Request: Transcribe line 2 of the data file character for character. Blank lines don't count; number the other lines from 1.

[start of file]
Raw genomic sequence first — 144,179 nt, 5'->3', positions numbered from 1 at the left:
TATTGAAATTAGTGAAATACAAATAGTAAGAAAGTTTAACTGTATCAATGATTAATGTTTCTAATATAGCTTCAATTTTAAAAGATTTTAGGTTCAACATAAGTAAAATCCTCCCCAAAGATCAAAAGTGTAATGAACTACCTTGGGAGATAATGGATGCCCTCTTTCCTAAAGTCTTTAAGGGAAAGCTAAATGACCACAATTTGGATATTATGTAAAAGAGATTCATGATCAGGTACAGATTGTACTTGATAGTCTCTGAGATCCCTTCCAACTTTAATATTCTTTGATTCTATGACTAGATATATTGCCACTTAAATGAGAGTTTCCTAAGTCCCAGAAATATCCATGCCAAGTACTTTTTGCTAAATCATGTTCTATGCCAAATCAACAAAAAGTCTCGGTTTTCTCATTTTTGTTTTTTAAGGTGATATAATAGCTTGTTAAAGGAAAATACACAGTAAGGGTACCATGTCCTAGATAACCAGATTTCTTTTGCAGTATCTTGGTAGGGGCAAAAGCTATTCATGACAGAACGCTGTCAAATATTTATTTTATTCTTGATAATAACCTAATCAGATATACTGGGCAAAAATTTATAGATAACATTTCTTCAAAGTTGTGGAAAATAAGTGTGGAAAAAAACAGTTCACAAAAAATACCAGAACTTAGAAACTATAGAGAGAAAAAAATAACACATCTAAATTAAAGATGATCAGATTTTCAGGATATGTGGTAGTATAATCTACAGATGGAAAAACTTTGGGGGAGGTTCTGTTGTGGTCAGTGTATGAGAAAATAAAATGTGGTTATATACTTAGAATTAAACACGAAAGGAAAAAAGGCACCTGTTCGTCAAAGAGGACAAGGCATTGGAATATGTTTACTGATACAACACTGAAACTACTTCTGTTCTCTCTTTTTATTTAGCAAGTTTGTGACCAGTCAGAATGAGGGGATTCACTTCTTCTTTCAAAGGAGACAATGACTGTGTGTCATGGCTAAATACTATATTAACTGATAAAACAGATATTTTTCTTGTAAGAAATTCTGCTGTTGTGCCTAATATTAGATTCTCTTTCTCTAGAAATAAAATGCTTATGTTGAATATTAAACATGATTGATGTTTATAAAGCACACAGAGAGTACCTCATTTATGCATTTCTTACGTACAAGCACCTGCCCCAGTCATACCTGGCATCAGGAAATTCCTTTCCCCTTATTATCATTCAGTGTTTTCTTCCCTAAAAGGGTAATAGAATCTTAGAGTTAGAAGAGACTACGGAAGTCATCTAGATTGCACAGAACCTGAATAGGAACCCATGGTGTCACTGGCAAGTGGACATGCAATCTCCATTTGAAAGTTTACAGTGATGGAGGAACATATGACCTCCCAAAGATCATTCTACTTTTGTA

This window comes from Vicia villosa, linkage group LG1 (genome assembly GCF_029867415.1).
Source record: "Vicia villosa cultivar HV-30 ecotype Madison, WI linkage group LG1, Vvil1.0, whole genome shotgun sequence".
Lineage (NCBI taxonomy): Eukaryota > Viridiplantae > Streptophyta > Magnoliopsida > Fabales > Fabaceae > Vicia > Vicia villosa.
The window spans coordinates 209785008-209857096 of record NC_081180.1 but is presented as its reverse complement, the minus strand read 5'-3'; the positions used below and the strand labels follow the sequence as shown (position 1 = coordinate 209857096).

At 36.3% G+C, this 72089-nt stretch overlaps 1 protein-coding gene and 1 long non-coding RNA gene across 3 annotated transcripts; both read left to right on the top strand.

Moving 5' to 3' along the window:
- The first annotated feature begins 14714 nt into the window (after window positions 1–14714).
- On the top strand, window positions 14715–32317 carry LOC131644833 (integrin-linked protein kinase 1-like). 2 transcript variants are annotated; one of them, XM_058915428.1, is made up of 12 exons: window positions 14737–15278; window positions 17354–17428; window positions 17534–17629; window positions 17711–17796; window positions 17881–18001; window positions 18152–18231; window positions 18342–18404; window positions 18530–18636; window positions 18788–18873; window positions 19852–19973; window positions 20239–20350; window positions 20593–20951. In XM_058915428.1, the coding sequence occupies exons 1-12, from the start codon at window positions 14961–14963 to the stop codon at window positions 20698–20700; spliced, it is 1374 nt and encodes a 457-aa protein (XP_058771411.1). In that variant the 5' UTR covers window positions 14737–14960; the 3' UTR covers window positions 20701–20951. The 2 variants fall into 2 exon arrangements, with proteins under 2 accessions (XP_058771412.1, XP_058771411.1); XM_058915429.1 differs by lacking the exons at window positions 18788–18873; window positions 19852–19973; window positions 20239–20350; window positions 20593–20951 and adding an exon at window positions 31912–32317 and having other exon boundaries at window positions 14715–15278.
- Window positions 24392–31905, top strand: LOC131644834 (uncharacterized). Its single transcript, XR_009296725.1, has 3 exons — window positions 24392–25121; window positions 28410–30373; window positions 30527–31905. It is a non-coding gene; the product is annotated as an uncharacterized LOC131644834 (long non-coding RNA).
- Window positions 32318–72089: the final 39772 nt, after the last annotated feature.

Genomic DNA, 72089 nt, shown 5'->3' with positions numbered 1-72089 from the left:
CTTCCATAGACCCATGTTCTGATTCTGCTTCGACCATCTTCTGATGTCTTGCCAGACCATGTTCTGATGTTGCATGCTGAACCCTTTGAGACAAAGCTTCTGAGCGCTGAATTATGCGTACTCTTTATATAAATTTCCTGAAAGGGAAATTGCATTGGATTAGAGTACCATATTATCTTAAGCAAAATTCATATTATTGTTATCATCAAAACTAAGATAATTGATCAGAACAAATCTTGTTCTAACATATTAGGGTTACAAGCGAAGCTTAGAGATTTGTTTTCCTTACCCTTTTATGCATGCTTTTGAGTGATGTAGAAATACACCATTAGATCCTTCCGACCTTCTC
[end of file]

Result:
TATTGAAATTAGTGAAATACAAATAGTAAGAAAGTTTAACTGTATCAATGATTAATGTTTCTAATATAGCTTCAATTTTAAAAGATTTTAGGTTCAACATAAGTAAAATCCTCCCCAAAGATCAAAAGTGTAATGAACTACCTTGGGAGATAATGGATGCCCTCTTTCCTAAAGTCTTTAAGGGAAAGCTAAATGACCACAATTTGGATATTATGTAAAAGAGATTCATGATCAGGTACAGATTGTACTTGATAGTCTCTGAGATCCCTTCCAACTTTAATATTCTTTGATTCTATGACTAGATATATTGCCACTTAAATGAGAGTTTCCTAAGTCCCAGAAATATCCATGCCAAGTACTTTTTGCTAAATCATGTTCTATGCCAAATCAACAAAAAGTCTCGGTTTTCTCATTTTTGTTTTTTAAGGTGATATAATAGCTTGTTAAAGGAAAATACACAGTAAGGGTACCATGTCCTAGATAACCAGATTTCTTTTGCAGTATCTTGGTAGGGGCAAAAGCTATTCATGACAGAACGCTGTCAAATATTTATTTTATTCTTGATAATAACCTAATCAGATATACTGGGCAAAAATTTATAGATAACATTTCTTCAAAGTTGTGGAAAATAAGTGTGGAAAAAAACAGTTCACAAAAAATACCAGAACTTAGAAACTATAGAGAGAAAAAAATAACACATCTAAATTAAAGATGATCAGATTTTCAGGATATGTGGTAGTATAATCTACAGATGGAAAAACTTTGGGGGAGGTTCTGTTGTGGTCAGTGTATGAGAAAATAAAATGTGGTTATATACTTAGAATTAAACACGAAAGGAAAAAAGGCACCTGTTCGTCAAAGAGGACAAGGCATTGGAATATGTTTACTGATACAACACTGAAACTACTTCTGTTCTCTCTTTTTATTTAGCAAGTTTGTGACCAGTCAGAATGAGGGGATTCACTTCTTCTTTCAAAGGAGACAATGACTGTGTGTCATGGCTAAATACTATATTAACTGATAAAACAGATATTTTTCTTGTAAGAAATTCTGCTGTTGTGCCTAATATTAGATTCTCTTTCTCTAGAAATAAAATGCTTATGTTGAATATTAAACATGATTGATGTTTATAAAGCACACAGAGAGTACCTCATTTATGCATTTCTTACGTACAAGCACCTGCCCCAGTCATACCTGGCATCAGGAAATTCCTTTCCCCTTATTATCATTCAGTGTTTTCTTCCCTAAAAGGGTAATAGAATCTTAGAGTTAGAAGAGACTACGGAAGTCATCTAGATTGCACAGAACCTGAATAGGAACCCATGGTGTCACTGGCAAGTGGACATGCAATCTCCATTTGAAAGTTTACAGTGATGGAGGAACATATGACCTCCCAAAGATCATTCTACTTTTGTA